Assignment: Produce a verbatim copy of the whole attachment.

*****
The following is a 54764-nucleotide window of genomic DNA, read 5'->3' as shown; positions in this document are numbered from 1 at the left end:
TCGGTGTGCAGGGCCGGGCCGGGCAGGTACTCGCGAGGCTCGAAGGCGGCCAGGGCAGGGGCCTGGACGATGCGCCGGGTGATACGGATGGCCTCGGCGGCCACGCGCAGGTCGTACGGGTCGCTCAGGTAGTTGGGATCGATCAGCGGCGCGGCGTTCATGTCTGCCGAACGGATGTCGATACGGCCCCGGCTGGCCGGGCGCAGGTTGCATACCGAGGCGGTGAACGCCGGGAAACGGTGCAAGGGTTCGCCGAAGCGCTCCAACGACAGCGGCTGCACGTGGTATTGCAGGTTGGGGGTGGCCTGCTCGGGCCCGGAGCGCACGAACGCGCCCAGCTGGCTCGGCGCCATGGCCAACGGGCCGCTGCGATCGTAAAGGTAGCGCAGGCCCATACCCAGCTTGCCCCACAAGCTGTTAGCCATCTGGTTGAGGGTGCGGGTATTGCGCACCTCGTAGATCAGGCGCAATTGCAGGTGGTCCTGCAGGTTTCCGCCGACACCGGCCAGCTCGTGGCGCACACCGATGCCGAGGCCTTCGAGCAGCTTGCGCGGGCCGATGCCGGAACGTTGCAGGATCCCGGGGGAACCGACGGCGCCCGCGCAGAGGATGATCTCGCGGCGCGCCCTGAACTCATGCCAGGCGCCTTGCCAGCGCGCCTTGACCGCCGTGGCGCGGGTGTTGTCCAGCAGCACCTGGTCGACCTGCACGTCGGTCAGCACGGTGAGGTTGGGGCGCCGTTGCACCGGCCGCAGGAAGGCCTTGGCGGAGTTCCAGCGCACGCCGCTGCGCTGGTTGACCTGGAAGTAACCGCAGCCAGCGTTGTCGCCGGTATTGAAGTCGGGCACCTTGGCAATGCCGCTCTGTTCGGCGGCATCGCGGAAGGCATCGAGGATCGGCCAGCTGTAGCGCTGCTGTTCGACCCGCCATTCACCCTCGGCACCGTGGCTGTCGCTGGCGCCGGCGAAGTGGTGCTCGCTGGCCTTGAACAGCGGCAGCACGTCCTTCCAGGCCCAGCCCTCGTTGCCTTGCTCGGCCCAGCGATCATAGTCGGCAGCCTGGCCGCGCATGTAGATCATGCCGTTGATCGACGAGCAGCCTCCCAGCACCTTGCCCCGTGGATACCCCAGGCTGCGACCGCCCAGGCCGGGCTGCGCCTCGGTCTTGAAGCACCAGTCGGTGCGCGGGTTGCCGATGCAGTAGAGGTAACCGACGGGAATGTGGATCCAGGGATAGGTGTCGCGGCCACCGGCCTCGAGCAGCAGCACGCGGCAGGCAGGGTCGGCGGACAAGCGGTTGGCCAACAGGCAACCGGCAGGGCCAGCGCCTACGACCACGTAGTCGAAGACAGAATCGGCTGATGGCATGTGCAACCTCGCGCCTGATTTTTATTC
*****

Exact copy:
The following is a 54764-nucleotide window of genomic DNA, read 5'->3' as shown; positions in this document are numbered from 1 at the left end:
TCGGTGTGCAGGGCCGGGCCGGGCAGGTACTCGCGAGGCTCGAAGGCGGCCAGGGCAGGGGCCTGGACGATGCGCCGGGTGATACGGATGGCCTCGGCGGCCACGCGCAGGTCGTACGGGTCGCTCAGGTAGTTGGGATCGATCAGCGGCGCGGCGTTCATGTCTGCCGAACGGATGTCGATACGGCCCCGGCTGGCCGGGCGCAGGTTGCATACCGAGGCGGTGAACGCCGGGAAACGGTGCAAGGGTTCGCCGAAGCGCTCCAACGACAGCGGCTGCACGTGGTATTGCAGGTTGGGGGTGGCCTGCTCGGGCCCGGAGCGCACGAACGCGCCCAGCTGGCTCGGCGCCATGGCCAACGGGCCGCTGCGATCGTAAAGGTAGCGCAGGCCCATACCCAGCTTGCCCCACAAGCTGTTAGCCATCTGGTTGAGGGTGCGGGTATTGCGCACCTCGTAGATCAGGCGCAATTGCAGGTGGTCCTGCAGGTTTCCGCCGACACCGGCCAGCTCGTGGCGCACACCGATGCCGAGGCCTTCGAGCAGCTTGCGCGGGCCGATGCCGGAACGTTGCAGGATCCCGGGGGAACCGACGGCGCCCGCGCAGAGGATGATCTCGCGGCGCGCCCTGAACTCATGCCAGGCGCCTTGCCAGCGCGCCTTGACCGCCGTGGCGCGGGTGTTGTCCAGCAGCACCTGGTCGACCTGCACGTCGGTCAGCACGGTGAGGTTGGGGCGCCGTTGCACCGGCCGCAGGAAGGCCTTGGCGGAGTTCCAGCGCACGCCGCTGCGCTGGTTGACCTGGAAGTAACCGCAGCCAGCGTTGTCGCCGGTATTGAAGTCGGGCACCTTGGCAATGCCGCTCTGTTCGGCGGCATCGCGGAAGGCATCGAGGATCGGCCAGCTGTAGCGCTGCTGTTCGACCCGCCATTCACCCTCGGCACCGTGGCTGTCGCTGGCGCCGGCGAAGTGGTGCTCGCTGGCCTTGAACAGCGGCAGCACGTCCTTCCAGGCCCAGCCCTCGTTGCCTTGCTCGGCCCAGCGATCATAGTCGGCAGCCTGGCCGCGCATGTAGATCATGCCGTTGATCGACGAGCAGCCTCCCAGCACCTTGCCCCGTGGATACCCCAGGCTGCGACCGCCCAGGCCGGGCTGCGCCTCGGTCTTGAAGCACCAGTCGGTGCGCGGGTTGCCGATGCAGTAGAGGTAACCGACGGGAATGTGGATCCAGGGATAGGTGTCGCGGCCACCGGCCTCGAGCAGCAGCACGCGGCAGGCAGGGTCGGCGGACAAGCGGTTGGCCAACAGGCAACCGGCAGGGCCAGCGCCTACGACCACGTAGTCGAAGACAGAATCGGCTGATGGCATGTGCAACCTCGCGCCTGATTTTTATTC